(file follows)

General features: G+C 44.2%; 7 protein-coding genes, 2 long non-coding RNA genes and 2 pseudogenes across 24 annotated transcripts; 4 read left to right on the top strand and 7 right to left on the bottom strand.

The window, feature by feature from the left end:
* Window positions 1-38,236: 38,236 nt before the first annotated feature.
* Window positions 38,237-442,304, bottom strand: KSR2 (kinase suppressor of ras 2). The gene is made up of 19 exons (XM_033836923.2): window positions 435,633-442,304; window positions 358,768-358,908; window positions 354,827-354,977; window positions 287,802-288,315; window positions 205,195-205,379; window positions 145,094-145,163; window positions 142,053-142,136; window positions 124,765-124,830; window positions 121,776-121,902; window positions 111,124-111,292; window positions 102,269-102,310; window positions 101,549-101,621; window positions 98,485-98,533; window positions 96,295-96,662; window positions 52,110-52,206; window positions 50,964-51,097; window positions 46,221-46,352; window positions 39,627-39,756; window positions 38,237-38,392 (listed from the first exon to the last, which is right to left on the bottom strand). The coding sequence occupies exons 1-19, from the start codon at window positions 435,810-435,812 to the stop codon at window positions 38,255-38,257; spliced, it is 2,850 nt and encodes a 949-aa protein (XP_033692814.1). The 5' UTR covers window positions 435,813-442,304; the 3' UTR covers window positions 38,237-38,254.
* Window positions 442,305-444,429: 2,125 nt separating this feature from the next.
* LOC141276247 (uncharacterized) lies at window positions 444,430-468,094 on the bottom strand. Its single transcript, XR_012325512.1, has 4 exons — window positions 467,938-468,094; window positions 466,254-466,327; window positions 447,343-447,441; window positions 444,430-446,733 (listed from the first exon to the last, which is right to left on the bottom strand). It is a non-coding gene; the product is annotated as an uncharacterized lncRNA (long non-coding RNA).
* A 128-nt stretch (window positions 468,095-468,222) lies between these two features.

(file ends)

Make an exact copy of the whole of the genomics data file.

General features: G+C 44.2%; 7 protein-coding genes, 2 long non-coding RNA genes and 2 pseudogenes across 24 annotated transcripts; 4 read left to right on the top strand and 7 right to left on the bottom strand.

The window, feature by feature from the left end:
* Window positions 1-38,236: 38,236 nt before the first annotated feature.
* Window positions 38,237-442,304, bottom strand: KSR2 (kinase suppressor of ras 2). The gene is made up of 19 exons (XM_033836923.2): window positions 435,633-442,304; window positions 358,768-358,908; window positions 354,827-354,977; window positions 287,802-288,315; window positions 205,195-205,379; window positions 145,094-145,163; window positions 142,053-142,136; window positions 124,765-124,830; window positions 121,776-121,902; window positions 111,124-111,292; window positions 102,269-102,310; window positions 101,549-101,621; window positions 98,485-98,533; window positions 96,295-96,662; window positions 52,110-52,206; window positions 50,964-51,097; window positions 46,221-46,352; window positions 39,627-39,756; window positions 38,237-38,392 (listed from the first exon to the last, which is right to left on the bottom strand). The coding sequence occupies exons 1-19, from the start codon at window positions 435,810-435,812 to the stop codon at window positions 38,255-38,257; spliced, it is 2,850 nt and encodes a 949-aa protein (XP_033692814.1). The 5' UTR covers window positions 435,813-442,304; the 3' UTR covers window positions 38,237-38,254.
* Window positions 442,305-444,429: 2,125 nt separating this feature from the next.
* LOC141276247 (uncharacterized) lies at window positions 444,430-468,094 on the bottom strand. Its single transcript, XR_012325512.1, has 4 exons — window positions 467,938-468,094; window positions 466,254-466,327; window positions 447,343-447,441; window positions 444,430-446,733 (listed from the first exon to the last, which is right to left on the bottom strand). It is a non-coding gene; the product is annotated as an uncharacterized lncRNA (long non-coding RNA).
* A 128-nt stretch (window positions 468,095-468,222) lies between these two features.